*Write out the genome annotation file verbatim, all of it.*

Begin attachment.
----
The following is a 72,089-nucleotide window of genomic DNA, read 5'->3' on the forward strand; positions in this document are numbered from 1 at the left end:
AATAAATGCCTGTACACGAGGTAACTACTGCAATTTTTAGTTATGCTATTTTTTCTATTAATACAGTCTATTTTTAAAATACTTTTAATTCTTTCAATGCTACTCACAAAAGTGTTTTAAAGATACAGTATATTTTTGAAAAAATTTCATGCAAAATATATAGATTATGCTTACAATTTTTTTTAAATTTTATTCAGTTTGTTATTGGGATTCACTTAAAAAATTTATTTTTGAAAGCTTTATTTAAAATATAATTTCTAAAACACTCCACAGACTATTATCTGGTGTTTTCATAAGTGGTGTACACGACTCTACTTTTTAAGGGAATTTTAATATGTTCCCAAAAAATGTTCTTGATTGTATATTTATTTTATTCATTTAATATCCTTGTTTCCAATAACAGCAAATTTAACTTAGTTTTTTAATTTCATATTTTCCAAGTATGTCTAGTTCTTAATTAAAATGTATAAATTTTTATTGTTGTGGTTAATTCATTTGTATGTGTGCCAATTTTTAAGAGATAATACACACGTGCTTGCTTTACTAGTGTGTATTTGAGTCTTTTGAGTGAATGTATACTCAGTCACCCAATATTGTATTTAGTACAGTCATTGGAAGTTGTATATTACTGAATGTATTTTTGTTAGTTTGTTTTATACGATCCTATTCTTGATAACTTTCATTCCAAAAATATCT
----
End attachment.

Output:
The following is a 72,089-nucleotide window of genomic DNA, read 5'->3' on the forward strand; positions in this document are numbered from 1 at the left end:
AATAAATGCCTGTACACGAGGTAACTACTGCAATTTTTAGTTATGCTATTTTTTCTATTAATACAGTCTATTTTTAAAATACTTTTAATTCTTTCAATGCTACTCACAAAAGTGTTTTAAAGATACAGTATATTTTTGAAAAAATTTCATGCAAAATATATAGATTATGCTTACAATTTTTTTTAAATTTTATTCAGTTTGTTATTGGGATTCACTTAAAAAATTTATTTTTGAAAGCTTTATTTAAAATATAATTTCTAAAACACTCCACAGACTATTATCTGGTGTTTTCATAAGTGGTGTACACGACTCTACTTTTTAAGGGAATTTTAATATGTTCCCAAAAAATGTTCTTGATTGTATATTTATTTTATTCATTTAATATCCTTGTTTCCAATAACAGCAAATTTAACTTAGTTTTTTAATTTCATATTTTCCAAGTATGTCTAGTTCTTAATTAAAATGTATAAATTTTTATTGTTGTGGTTAATTCATTTGTATGTGTGCCAATTTTTAAGAGATAATACACACGTGCTTGCTTTACTAGTGTGTATTTGAGTCTTTTGAGTGAATGTATACTCAGTCACCCAATATTGTATTTAGTACAGTCATTGGAAGTTGTATATTACTGAATGTATTTTTGTTAGTTTGTTTTATACGATCCTATTCTTGATAACTTTCATTCCAAAAATATCT